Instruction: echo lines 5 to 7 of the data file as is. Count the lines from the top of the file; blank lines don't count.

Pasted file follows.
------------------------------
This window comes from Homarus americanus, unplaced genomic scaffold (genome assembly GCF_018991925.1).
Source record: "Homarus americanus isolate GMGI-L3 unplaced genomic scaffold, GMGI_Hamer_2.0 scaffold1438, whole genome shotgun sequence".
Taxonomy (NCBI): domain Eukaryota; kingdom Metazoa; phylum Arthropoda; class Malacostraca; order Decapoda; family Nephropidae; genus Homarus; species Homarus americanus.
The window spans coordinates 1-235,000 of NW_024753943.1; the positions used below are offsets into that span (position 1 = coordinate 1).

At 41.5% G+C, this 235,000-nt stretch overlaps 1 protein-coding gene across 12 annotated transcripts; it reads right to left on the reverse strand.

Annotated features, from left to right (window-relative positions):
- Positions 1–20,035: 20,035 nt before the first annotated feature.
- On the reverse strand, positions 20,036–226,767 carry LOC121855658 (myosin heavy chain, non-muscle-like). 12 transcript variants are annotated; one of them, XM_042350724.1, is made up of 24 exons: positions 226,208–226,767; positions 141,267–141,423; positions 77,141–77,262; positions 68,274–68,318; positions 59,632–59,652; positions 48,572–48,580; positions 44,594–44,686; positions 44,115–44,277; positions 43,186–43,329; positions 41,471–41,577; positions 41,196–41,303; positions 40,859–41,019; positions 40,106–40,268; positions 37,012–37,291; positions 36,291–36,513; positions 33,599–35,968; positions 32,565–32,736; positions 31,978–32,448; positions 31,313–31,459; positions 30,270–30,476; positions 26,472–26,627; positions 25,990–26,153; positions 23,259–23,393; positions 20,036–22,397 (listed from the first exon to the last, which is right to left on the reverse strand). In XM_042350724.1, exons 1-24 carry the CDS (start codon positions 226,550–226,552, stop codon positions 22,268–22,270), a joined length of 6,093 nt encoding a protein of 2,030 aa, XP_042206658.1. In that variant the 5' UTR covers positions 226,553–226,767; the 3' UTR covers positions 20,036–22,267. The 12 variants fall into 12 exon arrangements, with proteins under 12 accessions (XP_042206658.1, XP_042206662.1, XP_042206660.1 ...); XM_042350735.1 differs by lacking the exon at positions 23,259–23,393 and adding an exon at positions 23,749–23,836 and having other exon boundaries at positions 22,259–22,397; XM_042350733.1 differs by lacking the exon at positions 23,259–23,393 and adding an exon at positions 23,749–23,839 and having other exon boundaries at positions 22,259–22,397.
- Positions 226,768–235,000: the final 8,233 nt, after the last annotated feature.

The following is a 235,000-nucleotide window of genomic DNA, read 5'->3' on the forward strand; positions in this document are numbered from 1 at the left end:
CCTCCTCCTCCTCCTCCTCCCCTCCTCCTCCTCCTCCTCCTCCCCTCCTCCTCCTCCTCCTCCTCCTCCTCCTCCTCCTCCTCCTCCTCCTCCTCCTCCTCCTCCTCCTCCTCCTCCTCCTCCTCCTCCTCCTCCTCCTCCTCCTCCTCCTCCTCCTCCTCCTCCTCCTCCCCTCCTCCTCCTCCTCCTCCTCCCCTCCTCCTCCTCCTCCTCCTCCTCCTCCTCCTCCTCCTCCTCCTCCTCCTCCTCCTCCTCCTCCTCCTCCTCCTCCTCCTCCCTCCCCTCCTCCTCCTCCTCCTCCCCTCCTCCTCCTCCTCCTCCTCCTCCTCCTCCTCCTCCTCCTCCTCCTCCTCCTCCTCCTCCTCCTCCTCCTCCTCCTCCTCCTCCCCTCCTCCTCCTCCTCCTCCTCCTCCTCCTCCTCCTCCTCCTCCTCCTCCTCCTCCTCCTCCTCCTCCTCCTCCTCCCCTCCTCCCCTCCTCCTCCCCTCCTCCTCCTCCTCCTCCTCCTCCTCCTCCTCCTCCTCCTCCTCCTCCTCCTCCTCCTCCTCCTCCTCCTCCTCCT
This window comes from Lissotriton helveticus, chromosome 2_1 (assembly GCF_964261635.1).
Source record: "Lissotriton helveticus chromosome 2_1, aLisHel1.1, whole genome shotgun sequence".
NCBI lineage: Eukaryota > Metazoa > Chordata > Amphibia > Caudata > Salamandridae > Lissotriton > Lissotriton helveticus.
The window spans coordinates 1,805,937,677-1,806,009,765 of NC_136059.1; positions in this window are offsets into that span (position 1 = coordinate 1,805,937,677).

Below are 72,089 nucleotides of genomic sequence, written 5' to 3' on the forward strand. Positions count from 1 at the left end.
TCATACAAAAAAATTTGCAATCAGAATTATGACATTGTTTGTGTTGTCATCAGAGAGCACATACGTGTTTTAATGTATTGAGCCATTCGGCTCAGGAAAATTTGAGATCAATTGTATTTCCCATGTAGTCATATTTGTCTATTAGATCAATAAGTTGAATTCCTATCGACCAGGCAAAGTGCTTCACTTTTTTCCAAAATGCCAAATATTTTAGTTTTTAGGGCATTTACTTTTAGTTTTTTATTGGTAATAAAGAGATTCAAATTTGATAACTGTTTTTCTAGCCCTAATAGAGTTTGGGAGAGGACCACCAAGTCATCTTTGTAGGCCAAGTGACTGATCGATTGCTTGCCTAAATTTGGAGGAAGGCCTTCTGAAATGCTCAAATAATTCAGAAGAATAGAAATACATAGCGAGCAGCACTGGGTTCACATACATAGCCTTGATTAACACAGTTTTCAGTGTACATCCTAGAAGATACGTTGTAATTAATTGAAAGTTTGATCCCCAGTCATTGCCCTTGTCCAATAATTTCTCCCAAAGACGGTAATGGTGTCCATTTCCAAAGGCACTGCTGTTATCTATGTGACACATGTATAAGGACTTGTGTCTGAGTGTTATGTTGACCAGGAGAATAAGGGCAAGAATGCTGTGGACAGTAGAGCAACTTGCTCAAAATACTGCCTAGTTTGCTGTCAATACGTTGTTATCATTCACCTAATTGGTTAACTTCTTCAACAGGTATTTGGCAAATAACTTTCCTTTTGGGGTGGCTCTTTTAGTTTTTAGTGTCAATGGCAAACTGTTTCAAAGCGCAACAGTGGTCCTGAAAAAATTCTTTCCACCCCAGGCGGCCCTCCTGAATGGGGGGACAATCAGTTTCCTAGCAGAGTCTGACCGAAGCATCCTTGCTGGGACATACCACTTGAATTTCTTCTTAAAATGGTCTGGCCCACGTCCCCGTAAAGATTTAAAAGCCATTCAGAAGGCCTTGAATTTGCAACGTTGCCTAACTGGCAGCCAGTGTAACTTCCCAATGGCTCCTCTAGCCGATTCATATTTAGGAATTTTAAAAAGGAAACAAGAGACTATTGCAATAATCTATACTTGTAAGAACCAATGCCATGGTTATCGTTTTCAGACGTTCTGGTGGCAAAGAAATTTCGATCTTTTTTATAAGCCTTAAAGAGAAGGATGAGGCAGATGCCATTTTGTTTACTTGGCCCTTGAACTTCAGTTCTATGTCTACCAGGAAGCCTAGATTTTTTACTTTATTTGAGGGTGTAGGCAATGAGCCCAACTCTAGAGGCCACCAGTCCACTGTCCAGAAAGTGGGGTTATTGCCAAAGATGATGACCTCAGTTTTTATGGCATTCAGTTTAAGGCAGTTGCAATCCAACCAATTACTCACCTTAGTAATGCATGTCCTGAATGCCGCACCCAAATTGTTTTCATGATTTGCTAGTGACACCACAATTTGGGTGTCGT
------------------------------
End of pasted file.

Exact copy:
At 41.5% G+C, this 235,000-nt stretch overlaps 1 protein-coding gene across 12 annotated transcripts; it reads right to left on the reverse strand.

Annotated features, from left to right (window-relative positions):
- Positions 1–20,035: 20,035 nt before the first annotated feature.